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Thomas Onwhyn’s Pictures Of London

July 25, 2020
by the gentle author

Born in Clerkenwell in 1813, as the eldest son of a bookseller, Thomas Onwhyn created a series of cheap mass-produced satirical prints illustrating the comedy of everyday life for publishers Rock Brothers & Payne in the eighteen forties and fifties. In his time, Onwhyn was overshadowed by the talent of George Cruickshank and won notoriety for supplying pictures to pirated editions of Pickwick Papers and Nicholas Nickleby, which drew the ire of Charles Dickens who wrote of, “the singular Vileness of the Illustrations.”

Nevertheless, these fascinating ‘Pictures of London’ from Bishopsgate Institute demonstrate a critical intelligence, a sly humour and an unexpected political sensibility.  In this social panorama,originally published as one concertina-fold strip, Onwhyn contrasts the culture and lives of rich and the poor in London with subtle comedy, tracing their interdependence yet making it quite clear where his sympathy lay.

The Court – Dress Wearers.


The Opera Box.

The Gallery.

The West End Dinner Party.

A Charity Dinner.


Rag Fair.

Music of the Drawing Room.

Street Music.

The Physician.

The Medical Student.

The Parks – Day.

The Parks – Night.

The Club – The Wine Bibber.

The Gin Shop – The Dram Drinker.

The Shopkeeper.

The Shirtmaker.

The Bouquet Maker.

The Basket Woman.  (Initialled – T.O. Thomas Onwhyn)

Images courtesy Bishopsgate Institute

You may also like to take a look at

George Cruickshank’s Comic Alphabet

The London Alphabet

Paul Bommer’s Cockney Alphabet

9 Responses leave one →
  1. David Ellison permalink
    July 25, 2020

    Thankyou for your ongoing emails containing all sorts of images of my home town!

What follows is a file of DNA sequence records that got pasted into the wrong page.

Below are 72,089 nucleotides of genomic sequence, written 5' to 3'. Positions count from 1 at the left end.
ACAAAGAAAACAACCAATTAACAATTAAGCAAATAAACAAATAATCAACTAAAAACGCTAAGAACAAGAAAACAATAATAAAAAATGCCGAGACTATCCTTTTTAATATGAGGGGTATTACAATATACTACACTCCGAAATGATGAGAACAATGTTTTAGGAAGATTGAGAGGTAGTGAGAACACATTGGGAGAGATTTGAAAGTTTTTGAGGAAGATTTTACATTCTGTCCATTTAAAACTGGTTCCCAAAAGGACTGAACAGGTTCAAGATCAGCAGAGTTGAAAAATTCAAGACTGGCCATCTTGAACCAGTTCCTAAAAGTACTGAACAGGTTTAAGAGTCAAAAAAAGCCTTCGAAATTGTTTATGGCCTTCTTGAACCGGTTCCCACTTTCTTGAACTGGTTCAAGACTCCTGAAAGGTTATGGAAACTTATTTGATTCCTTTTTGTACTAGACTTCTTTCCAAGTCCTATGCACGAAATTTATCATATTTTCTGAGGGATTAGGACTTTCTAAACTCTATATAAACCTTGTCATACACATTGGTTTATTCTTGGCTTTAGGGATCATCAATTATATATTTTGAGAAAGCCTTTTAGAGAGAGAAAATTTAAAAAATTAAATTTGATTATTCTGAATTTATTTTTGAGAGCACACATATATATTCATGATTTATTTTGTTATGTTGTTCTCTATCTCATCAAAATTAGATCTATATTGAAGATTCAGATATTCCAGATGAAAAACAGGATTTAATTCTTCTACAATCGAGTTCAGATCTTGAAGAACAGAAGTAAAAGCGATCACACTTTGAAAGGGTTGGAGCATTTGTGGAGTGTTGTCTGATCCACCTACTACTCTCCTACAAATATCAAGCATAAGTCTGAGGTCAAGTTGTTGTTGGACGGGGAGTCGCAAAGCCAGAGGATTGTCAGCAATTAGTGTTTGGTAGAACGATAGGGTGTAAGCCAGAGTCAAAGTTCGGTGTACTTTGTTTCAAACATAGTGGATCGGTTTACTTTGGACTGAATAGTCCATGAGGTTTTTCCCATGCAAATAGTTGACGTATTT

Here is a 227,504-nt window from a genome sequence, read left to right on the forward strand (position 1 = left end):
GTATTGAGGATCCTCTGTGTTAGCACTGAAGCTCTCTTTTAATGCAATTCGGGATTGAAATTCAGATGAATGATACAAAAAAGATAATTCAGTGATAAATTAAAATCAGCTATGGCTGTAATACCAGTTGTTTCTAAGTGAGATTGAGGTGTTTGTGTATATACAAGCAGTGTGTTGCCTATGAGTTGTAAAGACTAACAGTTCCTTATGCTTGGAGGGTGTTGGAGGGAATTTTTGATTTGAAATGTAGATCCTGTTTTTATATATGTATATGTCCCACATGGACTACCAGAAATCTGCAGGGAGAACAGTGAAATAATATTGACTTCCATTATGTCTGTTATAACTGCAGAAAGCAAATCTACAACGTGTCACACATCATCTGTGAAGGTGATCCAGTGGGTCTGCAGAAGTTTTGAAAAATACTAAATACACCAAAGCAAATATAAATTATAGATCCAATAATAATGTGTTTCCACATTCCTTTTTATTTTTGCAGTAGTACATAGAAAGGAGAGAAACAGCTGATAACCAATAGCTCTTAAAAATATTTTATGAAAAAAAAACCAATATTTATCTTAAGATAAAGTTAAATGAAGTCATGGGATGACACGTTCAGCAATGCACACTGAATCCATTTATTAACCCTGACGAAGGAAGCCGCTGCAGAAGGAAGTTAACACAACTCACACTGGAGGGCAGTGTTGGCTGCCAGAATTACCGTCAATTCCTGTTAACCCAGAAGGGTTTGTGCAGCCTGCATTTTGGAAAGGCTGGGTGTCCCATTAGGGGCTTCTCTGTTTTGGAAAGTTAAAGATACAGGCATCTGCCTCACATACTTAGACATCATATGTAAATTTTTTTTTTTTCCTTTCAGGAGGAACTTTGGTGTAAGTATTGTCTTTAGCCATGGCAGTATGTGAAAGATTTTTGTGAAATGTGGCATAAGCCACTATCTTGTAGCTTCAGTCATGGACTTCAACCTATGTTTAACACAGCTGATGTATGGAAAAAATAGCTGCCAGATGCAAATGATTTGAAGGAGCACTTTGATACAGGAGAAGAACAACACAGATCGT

I look forward to them so much!

    David Ellison
    Port Macquarie

  2. Greg Tingey permalink
    July 25, 2020

    Doesn’t appear to have changed substantially, in 150 years, does it?

  3. Carolyn Hooper permalink
    July 25, 2020

    Just gorgeous drawings, but as I got to “The Parks – Night”, sadness arrived. I felt the cold and the destitution. So little changes in our world, if folks are poor enough.

    Thanks, gentle author – once again.

  4. Richard Smith permalink
    July 25, 2020

    Thank you for today’s blog GA. It must have been difficult to be an artist with a social conscience in Victorian times but as others have commented not much appears to have changed. A case of ‘plus ça change, plus c’est la même chose’ I think. Incidentally the shopkeeper appears to be Stan Laurel, what do you think?

  5. July 25, 2020

    Greetings from Boston,

    GA, what a contrast Thomas Onwhyn draws between the “haves” and “have nots” of his day. Particularly poignant – “The Parks- Day” and “The Parks – Night.”

    While “Onwhyn was overshadowed by the talent of George Cruickshank,” he showed a subtle humor in depicting each class. Interesting how he was resented by Dickens with good cause. The great writer devoted so much of his life to supporting copyright laws and fighting fraudulent copies of his work.

  6. J. Smith permalink
    July 25, 2020

    An added fascination are the ghost images from the opposite pages —

  7. July 25, 2020

    What Amazing Paintings. I love the mother holding her son on a park seat in a raining night with no where else to go. So Sad.???

  8. jonathan van halbert permalink
    July 26, 2020

    Well you know Thomas Onwhyn’s drawings look awfully amateurish, in comparison to Cruickshank, so it is not surprising that the former fell into obscurity…

  9. Jill Wilson permalink
    July 26, 2020

    I hadn’t been aware of Thomas Onwhyn’s wonderful drawings before now – thank you for bringing them to our attention.

    It would be great if someone were to do similar drawings today to show that the haves and have-nots still exist, and that the gap seems to be widening. One obvious subject would be the haves spending hundreds of pounds on a ridiculously elaborate birthday cake for their children while the have not mothers are queueing at the food banks for bare essentials to survive.

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